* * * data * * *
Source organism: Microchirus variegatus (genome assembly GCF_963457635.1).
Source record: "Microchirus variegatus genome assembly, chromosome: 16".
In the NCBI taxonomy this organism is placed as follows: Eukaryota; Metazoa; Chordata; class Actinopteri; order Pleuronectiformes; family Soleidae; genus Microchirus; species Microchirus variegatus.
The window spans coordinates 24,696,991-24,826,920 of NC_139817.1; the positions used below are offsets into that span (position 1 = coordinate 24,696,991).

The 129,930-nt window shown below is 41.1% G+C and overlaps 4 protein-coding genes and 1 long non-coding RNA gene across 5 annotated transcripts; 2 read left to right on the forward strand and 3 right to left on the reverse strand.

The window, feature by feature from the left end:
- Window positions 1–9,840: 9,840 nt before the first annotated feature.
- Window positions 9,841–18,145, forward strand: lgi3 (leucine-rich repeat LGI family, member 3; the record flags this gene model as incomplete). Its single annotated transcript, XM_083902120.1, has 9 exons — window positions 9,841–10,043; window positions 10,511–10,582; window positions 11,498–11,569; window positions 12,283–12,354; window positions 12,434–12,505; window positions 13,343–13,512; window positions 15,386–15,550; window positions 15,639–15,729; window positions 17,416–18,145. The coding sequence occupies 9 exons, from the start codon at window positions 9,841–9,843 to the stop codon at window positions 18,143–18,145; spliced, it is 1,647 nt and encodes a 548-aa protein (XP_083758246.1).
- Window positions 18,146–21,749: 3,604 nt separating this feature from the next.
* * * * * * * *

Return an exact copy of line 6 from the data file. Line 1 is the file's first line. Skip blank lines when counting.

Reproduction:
The window, feature by feature from the left end: